BRUSSELS — High-stakes diplomacy and military maneuvering continued Wednesday as Britain launched its own diplomatic effort to help avert a possible Russian invasion of Ukraine. No breakthrough in peace talks between Ukraine and Russia is in sight so far, and Russian President Vladimir Putin’s intentions remain as opaque as ever.
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Here’s a look at what is happening where and why:
BRITAIN TAKES ITS TURN AT THE TABLE
Britain is preparing to follow France’s diplomatic foray into the Ukraine crisis. British Foreign Secretary Liz Truss flew to Moscow Wednesday for talks with Russian Foreign Minister Sergey Lavrov, and Prime Minister Boris Johnson plans to travel to Poland and NATO headquarters on Thursday.
Russia has deployed well over 100,000 troops near Ukraine, fueling fears of a possible invasion. French President Emmanuel Macron reported that Putin told him that Moscow would not further escalate the tensions.
But the Kremlin denied that any agreement on calming things down was reached Tuesday, with spokesman Dmitry Peskov saying that “in the current situation, Moscow and Paris can’t be reaching any deals.” Russian officials also say that Moscow has no intention to invade Ukraine.
Truss, making the first visit to Russia by a U.K. foreign secretary in four years, took a tougher line than Macron as she set out, repeating the numerous Western warnings that a Russian offensive carried the threat of political and economic sanctions.
Any Russian invasion of Ukraine “would bring massive consequences for all involved” and “Russia should be in no doubt about the strength of our response,” she said. “Russia has a choice here. We strongly encourage them to engage, de-escalate and choose the path of diplomacy.”
Amid fears of possible military conflict, Pope Francis reminded the world that “war is crazy.” He said diplomacy is the best option.
“Let us continue praying to the God of peace so that the tensions and threats of war are overcome by a serious dialogue,” Francis told his weekly general audience.
In Germany, meanwhile, a spokesman for Chancellor Olaf Scholz has confirmed that foreign policy advisors from Germany, France, Russia and Ukraine will meet in Berlin on Thursday in the “Normandy format” to see if it’s possible to revive peace efforts.
Under the Normandy format, France and Germany in 2015 helped broker an end to major hostilities between Russia and Ukraine, but fighting in eastern Ukraine, which has killed over 14,000 people, still simmers.
NATO SENDS IN THE CAVALRY
The United States has begun to deploy the 2nd Cavalry Regiment – the U.S. Army’s longest active-serving cavalry regiment in the U.S. Army – from Germany to Romania. The regiment’s commander, Col. Joe Ewers, said the first troops arrived in Romania in the past 24 hours.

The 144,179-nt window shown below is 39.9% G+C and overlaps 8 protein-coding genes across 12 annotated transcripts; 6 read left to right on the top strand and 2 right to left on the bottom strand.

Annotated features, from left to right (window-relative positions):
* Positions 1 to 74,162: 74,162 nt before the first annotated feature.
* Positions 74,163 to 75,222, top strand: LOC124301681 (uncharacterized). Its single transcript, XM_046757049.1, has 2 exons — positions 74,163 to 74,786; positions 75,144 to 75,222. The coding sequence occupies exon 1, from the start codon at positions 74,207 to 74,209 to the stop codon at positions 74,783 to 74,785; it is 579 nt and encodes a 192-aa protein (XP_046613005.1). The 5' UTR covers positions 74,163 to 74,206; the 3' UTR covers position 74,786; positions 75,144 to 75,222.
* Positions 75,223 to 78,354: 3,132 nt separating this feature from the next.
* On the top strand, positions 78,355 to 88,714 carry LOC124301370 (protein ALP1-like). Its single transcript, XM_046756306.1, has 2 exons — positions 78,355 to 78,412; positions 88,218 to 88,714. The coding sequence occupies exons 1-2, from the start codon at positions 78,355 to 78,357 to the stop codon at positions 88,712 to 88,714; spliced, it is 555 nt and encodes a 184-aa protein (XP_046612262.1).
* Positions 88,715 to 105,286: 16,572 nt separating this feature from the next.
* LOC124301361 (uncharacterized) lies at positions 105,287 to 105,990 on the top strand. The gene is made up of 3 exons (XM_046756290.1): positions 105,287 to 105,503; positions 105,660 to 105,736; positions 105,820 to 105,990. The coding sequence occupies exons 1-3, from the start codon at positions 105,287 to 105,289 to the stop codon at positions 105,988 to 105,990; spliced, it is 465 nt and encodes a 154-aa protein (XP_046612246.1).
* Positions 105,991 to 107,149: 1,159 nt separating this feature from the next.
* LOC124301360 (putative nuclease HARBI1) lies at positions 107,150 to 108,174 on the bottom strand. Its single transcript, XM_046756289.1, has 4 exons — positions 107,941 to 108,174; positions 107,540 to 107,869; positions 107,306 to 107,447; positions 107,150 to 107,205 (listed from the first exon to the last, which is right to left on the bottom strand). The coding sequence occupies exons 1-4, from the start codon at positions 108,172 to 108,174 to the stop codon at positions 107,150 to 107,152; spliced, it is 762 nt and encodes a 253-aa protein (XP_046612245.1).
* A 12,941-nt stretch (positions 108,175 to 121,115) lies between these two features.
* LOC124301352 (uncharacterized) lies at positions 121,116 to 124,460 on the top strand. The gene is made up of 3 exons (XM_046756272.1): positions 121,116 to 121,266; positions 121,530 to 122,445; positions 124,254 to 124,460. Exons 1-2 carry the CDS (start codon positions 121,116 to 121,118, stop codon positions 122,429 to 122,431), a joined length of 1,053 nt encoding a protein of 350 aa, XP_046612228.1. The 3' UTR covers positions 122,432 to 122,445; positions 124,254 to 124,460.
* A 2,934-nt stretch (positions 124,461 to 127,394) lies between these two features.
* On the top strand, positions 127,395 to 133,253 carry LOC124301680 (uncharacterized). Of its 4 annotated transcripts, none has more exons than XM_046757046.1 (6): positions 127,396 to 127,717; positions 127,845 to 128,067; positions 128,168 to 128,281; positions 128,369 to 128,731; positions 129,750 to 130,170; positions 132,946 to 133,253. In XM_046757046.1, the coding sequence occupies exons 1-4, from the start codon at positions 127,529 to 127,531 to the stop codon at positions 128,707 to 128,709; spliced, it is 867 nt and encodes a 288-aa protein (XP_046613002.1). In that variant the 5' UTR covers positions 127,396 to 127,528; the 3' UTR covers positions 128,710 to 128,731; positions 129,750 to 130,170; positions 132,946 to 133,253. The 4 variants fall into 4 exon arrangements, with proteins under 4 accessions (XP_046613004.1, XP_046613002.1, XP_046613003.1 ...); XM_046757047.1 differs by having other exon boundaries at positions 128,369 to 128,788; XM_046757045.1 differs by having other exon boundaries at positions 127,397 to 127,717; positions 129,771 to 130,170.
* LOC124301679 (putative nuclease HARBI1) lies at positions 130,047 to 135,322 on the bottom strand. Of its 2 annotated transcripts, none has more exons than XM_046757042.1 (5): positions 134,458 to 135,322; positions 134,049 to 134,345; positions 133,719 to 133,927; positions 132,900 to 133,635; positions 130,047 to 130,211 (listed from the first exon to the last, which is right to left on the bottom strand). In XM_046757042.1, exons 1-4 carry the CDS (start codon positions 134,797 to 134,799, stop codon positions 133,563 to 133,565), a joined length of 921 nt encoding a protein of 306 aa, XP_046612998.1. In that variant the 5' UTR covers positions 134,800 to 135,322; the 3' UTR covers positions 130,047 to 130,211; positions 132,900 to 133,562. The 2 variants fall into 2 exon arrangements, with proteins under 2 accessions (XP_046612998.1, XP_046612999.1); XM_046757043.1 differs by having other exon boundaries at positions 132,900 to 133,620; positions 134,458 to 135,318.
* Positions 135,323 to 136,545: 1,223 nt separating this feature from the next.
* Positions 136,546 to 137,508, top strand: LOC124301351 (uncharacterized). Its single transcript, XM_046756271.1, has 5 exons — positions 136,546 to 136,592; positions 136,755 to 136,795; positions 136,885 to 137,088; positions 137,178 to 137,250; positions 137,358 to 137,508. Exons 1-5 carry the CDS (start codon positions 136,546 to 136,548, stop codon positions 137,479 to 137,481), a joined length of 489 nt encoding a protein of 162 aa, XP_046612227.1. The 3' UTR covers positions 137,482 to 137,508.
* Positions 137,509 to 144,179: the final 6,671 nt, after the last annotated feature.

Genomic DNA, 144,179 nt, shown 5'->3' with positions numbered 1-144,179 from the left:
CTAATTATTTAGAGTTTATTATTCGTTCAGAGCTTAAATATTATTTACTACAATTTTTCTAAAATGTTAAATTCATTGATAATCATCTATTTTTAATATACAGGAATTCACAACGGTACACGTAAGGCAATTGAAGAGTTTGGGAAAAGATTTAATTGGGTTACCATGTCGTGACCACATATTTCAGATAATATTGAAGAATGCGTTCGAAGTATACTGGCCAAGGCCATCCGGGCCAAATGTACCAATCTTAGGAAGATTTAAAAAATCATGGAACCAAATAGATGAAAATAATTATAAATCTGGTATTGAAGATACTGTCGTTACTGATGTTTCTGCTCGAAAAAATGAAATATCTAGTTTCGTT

“The focus of this particular mission, of course, is to reinforce the NATO alliance, to build that trust and confidence, to reassure our allies and to strengthen the eastern flank of the NATO alliance,” Ewers told reporters at Rose Barracks in the German city of Vilseck on Wednesday.
While NATO does not plan to send troops to Ukraine, the 30-nation military alliance is bolstering its own defenses from Estonia in Northern Europe, down around Ukraine’s western border and into the Black Sea region in Bulgaria. NATO is also mulling whether to set up a longer-term military presence in Hungary and Slovakia.
Thousands of troops from several nations have been put on heightened readiness should Russia invade. Russia said Tuesday that it had dispatched six large landing craft to the Black Sea region, a development that made U.S. officials particularly wary.
Ukraine has asked for preemptive action in the form of sanctions and other measures, but the United States and its allies remain cautious, although some are sending arms and other supplies.
Asked in Kyiv whether Spain would contribute with weapons or some other help for Ukrainian forces, Spanish Foreign Minister José Manuel Albares reiterated Wednesday that now is “the moment of diplomacy” and that “dialogue, easing tensions and de-escalation” must be priorities.
KEEP CALM AND CARRY ON
In Ukraine, where Russia’s military buildup already has affected the economy and currency, officials, soldiers and civilians alike mostly are trying to stay resolute. That’s no easy task at the “line of contact” in the east of the country, where Ukrainian forces have been fighting Russia-backed separatists for nearly eight years.
“The war has put pressure on me and broken my soul,” soldier Ivan Skuratovskyi said. His calm verges on numbness. A sniper recently killed one of the few dozen men under his command. “I’m becoming more cold-hearted, some would say dead-hearted,” he said.
U.S. officials say the threat of a Russian invasion in Ukraine is more serious than at other points in the conflict, in which more than 14,000 people have died. But a sense of calm prevails in the Eastern European nation among relatives of those in the trenches on up to President Volodymyr Zelenskyy.
“We are defending our country and are on our own territory. Our patience can have an impact on provocations, when we don’t respond to provocations but behave with great dignity,” Zelenskyy said Tuesday.
Inna Varenytsia in Adiivka, Ukraine, Jill Lawless in London, Frank Jordans in Berlin and Aritz Parra in Madrid contributed.
Follow all AP stories on the crisis over Ukraine at https://apnews.com/hub/russia-ukraine
FEB 9, 2022
Categories: World News